Mar 27, 2002

Adaptive constraints and the phylogenetic comparative method: a computer simulation test

Evolution; International Journal of Organic Evolution
Emília P MartinsElizabeth A Housworth


Recently, the utility of modern phylogenetic comparative methods (PCMs) has been questioned because of the seemingly restrictive assumptions required by these methods. Although most comparative analyses involve traits thought to be undergoing natural or sexual selection, most PCMs require an assumption that the traits be evolving by less directed random processes, such as Brownian motion (BM). In this study, we use computer simulation to generate data under more realistic evolutionary scenarios and consider the statistical abilities of a variety of PCMs to estimate correlation coefficients from these data. We found that correlations estimated without taking phylogeny into account were often quite poor and never substantially better than those produced by the other tested methods. In contrast, most PCMs performed quite well even when their assumptions were violated. Felsenstein's independent contrasts (FIC) method gave the best performance in many cases, even when weak constraints had been acting throughout phenotypic evolution. When strong constraints acted in opposition to variance-generating (i.e., BM) forces, however, FIC correlation coefficients were biased in the direction of those BM forces. In most cases, all other PCMs ...Continue Reading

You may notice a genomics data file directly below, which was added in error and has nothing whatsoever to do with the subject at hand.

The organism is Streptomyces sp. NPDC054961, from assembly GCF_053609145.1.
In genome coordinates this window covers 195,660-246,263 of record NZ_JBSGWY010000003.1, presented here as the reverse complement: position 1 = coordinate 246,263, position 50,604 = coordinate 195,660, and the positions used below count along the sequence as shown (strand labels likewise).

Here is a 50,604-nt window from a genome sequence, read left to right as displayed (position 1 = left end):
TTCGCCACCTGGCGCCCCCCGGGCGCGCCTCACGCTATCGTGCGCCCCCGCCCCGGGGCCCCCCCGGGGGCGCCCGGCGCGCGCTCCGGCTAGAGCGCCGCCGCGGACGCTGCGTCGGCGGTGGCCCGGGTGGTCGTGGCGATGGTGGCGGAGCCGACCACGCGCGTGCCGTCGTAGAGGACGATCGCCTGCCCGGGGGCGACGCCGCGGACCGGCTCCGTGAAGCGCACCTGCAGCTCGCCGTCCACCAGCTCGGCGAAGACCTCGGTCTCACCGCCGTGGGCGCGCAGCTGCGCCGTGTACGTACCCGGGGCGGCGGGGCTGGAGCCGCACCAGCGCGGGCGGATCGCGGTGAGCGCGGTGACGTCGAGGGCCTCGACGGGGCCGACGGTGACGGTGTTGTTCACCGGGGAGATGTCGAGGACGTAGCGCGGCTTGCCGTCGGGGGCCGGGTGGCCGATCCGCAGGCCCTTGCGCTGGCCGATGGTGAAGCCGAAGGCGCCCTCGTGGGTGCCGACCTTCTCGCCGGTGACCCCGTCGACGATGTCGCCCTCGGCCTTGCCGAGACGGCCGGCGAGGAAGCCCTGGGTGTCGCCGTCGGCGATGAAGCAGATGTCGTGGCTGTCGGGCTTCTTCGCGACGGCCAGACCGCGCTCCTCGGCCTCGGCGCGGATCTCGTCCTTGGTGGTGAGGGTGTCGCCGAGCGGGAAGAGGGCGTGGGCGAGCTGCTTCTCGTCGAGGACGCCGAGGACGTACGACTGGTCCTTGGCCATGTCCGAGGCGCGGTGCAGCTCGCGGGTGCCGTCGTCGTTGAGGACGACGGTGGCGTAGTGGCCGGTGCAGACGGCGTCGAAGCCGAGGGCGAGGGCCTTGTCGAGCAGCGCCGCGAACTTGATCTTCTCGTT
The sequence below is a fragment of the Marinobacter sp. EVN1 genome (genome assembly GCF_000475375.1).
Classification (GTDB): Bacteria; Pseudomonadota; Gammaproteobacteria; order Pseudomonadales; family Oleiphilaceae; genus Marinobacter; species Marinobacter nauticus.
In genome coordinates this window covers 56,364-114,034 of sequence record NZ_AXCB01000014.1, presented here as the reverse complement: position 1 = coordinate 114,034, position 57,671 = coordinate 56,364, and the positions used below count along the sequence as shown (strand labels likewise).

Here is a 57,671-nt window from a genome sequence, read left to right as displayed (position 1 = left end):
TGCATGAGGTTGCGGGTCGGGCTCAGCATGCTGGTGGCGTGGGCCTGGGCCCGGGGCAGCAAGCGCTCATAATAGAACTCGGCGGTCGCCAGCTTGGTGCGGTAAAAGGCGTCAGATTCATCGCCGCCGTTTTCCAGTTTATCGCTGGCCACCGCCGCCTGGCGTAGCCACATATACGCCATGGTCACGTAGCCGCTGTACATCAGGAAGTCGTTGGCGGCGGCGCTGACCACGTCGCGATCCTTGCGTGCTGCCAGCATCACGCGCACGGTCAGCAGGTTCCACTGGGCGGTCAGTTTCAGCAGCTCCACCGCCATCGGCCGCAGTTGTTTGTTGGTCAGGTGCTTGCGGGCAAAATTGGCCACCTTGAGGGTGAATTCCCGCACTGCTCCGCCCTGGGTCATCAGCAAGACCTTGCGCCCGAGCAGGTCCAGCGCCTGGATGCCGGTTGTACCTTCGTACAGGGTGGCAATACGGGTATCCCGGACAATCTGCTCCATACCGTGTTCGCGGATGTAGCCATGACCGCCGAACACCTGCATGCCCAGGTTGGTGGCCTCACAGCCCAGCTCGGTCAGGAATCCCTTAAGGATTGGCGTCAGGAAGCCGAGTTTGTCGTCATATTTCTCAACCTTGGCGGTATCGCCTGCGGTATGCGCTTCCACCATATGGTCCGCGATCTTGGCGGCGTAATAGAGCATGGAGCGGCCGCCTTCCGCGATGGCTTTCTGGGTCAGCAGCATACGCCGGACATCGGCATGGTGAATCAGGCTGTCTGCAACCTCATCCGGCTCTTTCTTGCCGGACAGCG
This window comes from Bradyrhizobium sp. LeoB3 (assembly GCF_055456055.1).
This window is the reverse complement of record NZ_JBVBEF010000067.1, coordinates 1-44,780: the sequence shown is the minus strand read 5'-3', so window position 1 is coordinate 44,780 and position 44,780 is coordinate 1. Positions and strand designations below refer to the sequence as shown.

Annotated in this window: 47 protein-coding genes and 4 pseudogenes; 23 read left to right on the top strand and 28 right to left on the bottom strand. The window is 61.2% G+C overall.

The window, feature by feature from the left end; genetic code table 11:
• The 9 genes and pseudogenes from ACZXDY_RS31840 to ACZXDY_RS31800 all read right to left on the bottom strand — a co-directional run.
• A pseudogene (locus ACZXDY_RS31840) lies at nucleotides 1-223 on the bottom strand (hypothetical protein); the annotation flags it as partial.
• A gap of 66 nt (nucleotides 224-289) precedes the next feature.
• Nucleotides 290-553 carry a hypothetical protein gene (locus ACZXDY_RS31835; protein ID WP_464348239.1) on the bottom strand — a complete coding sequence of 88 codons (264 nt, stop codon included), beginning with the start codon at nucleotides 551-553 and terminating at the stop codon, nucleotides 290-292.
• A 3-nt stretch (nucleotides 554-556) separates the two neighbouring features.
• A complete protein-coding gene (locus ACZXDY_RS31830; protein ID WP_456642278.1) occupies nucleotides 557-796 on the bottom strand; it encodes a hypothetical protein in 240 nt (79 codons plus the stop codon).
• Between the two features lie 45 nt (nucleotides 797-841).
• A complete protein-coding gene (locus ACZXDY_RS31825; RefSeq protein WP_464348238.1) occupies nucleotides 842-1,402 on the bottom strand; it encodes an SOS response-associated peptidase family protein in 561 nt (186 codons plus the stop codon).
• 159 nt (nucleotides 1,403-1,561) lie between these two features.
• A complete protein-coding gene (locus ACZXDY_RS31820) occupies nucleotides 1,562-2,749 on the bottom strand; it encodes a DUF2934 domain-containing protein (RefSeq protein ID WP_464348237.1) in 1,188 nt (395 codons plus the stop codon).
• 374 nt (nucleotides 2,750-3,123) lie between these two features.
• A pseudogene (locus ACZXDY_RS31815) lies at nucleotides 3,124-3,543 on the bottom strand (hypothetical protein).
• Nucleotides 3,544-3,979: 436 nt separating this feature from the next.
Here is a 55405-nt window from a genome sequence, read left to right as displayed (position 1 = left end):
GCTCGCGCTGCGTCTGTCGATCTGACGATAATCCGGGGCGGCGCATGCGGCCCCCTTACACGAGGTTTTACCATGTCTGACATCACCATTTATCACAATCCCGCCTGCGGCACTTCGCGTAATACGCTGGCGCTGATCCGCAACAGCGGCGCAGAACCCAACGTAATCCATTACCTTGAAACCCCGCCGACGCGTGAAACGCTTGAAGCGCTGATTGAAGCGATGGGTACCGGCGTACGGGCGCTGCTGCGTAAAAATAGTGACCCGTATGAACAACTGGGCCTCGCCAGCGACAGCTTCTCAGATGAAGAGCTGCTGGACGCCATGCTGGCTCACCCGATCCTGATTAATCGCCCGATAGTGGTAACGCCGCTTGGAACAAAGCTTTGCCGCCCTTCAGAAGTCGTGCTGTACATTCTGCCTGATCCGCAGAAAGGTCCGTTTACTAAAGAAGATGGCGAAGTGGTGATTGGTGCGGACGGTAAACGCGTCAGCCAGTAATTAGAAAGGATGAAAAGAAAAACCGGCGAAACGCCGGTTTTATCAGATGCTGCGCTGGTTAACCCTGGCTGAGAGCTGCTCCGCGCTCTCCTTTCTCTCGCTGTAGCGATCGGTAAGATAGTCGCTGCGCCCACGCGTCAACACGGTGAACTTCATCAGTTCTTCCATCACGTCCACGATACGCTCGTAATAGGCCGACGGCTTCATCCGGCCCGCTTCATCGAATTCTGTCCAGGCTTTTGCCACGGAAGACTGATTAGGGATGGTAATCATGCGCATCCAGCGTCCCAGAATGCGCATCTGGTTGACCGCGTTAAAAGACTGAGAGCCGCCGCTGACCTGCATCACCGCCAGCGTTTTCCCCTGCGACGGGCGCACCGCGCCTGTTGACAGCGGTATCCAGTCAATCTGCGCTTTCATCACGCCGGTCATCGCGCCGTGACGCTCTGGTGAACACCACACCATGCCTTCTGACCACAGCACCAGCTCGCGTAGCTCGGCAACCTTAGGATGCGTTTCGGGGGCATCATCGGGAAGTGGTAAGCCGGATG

• References8
  • Citations76


  • References8
  • Citations76


Mentioned in this Paper

In Silico
Extravasation of Diagnostic and Therapeutic Materials
Protein-Energy Malnutrition
Silo (Dataset)
EAF2 gene
Adaptation, Physiological

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